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Berzack said the deal could potentially reshape the Internet telecommunications solutions market. "This essentially makes Microsoft a phone company overnight," he said. "Putting voice into the cloud is going to be the secret to making this successful with the channel doing the integration and migration for businesses."
That said, Berzack cautioned that it's too early to tell just how big an opportunity the Microsoft Skype acquisition will be for solution providers. "We have to see what the road map is for the technology," he said. "It's hard to absorb all the implications right now. I can not fathom how Skype got a valuation of $8.5 billion. There could have been a silent bidding war and Microsoft bought it to stop someone else from getting it." In that case, Berzack said, Microsoft runs the risk of "marginalizing" the Skype technology.
Dr. Jane Linder, managing director of NWN, one of the fastest growing enterprise solution providers in the country, said Microsoft is too smart to mess with Skype's open architecture or not use the channel to exploit the Skype opportunity. "Microsoft bought Skype because of where it fits into the solutions constellation and how it compliments what they already do," she said. "I can't see them changing the fundamental open characteristic of Skype. They are smarter than that."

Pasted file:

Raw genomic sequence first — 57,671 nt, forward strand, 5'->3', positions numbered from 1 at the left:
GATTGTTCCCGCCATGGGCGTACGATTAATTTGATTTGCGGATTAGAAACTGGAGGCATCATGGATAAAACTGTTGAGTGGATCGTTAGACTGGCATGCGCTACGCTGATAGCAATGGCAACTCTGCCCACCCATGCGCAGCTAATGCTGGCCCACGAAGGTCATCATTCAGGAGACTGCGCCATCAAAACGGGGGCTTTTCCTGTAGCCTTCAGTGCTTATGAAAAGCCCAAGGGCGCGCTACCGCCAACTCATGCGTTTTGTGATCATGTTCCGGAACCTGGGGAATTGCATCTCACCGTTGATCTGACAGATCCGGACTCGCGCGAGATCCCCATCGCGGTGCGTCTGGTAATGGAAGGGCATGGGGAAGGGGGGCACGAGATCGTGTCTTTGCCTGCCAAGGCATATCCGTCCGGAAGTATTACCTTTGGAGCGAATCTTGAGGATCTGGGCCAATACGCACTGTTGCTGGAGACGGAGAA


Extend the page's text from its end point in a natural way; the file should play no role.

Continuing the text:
The acquisition also marks a new chapter in the Microsoft versus Google battle. "Google Voice was gaining some traction with consumers," she said. "This doesn't let Google walk away with the voice business. Microsoft is in this for the long haul."
Linder said the Microsoft Skype deal is yet another example of how consumer technology is moving into the enterprise solutions market. "Business people are showing up with consumers tools at work and they want to use them," she said. "In the old days, the IT department just said; 'No you can't have it. You have to use what we give you otherwise we won't support it.' IT departments are now bringing these tools into the mix because their internal customers love them."
As to how enterprise partners like NWN monetize the Skype opportunity, Linder said she sees it as similar to the Microsoft Office model where NWN does not make software licensing revenue but provides high end integration and compliance services.
"The way we monetize Skype is the same way we monetize Microsoft Office making sure it is secure and integrated with the other things our customers are doing," she said."I see this as Microsoft giving us a broader set of offerings to satisfy our business customers."